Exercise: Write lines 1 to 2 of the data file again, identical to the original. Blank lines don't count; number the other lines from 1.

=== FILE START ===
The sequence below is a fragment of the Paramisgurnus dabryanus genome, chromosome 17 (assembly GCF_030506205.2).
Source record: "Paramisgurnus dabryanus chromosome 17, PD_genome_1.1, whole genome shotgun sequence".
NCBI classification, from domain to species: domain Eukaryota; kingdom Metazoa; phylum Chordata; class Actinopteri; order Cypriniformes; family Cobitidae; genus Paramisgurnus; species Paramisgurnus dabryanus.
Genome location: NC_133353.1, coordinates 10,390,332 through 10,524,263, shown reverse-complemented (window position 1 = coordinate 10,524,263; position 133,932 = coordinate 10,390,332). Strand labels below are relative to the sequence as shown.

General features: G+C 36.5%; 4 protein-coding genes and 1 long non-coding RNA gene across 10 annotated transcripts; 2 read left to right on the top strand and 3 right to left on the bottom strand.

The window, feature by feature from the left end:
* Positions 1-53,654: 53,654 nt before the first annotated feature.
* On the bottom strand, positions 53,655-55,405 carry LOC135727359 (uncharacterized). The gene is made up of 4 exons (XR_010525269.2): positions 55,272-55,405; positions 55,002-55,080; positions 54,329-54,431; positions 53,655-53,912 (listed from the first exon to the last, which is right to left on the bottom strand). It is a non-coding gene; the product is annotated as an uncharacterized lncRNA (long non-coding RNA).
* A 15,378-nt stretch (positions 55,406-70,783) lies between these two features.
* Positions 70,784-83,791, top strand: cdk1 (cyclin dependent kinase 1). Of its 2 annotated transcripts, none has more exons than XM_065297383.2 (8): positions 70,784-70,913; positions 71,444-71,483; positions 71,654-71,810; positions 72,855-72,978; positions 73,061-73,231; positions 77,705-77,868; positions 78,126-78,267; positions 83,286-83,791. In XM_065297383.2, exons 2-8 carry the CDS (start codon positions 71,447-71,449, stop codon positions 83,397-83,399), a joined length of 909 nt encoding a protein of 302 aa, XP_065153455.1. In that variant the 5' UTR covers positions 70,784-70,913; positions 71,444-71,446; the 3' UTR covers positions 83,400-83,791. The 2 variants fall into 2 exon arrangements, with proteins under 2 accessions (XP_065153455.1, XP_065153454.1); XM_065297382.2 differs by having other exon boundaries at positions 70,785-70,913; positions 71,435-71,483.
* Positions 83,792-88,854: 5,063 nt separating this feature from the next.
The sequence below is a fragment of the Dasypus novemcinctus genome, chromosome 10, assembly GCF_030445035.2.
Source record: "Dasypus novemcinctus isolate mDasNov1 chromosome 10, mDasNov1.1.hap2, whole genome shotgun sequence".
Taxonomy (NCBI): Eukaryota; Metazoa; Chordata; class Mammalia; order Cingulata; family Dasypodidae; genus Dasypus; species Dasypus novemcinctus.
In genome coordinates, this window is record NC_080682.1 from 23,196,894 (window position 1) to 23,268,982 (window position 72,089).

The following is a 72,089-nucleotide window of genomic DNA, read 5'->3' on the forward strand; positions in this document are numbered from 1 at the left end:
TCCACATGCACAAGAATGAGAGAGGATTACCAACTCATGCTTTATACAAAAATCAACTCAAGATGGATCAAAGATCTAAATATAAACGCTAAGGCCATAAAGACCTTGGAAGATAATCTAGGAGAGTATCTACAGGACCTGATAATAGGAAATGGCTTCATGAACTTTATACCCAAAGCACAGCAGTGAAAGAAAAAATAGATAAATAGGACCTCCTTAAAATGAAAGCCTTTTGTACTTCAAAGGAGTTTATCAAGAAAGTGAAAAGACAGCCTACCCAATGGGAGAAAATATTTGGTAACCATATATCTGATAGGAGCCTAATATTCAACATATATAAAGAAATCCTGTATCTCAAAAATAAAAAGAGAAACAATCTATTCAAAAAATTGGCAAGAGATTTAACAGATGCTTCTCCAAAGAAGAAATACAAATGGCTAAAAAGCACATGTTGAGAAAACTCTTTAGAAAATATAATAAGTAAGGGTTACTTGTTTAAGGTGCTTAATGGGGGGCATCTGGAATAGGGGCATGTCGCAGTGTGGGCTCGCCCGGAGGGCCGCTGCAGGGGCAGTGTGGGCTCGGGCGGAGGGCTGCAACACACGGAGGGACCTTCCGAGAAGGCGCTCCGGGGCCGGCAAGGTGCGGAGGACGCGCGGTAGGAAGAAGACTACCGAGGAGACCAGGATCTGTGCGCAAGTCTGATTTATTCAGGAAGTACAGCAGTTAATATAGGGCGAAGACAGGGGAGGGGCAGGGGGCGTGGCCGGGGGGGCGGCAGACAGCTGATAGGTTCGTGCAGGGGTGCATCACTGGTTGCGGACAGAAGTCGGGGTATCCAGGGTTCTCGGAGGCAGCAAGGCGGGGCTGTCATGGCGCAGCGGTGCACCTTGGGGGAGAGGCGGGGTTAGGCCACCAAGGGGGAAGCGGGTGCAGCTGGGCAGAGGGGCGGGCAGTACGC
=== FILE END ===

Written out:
The sequence below is a fragment of the Paramisgurnus dabryanus genome, chromosome 17 (assembly GCF_030506205.2).
Source record: "Paramisgurnus dabryanus chromosome 17, PD_genome_1.1, whole genome shotgun sequence".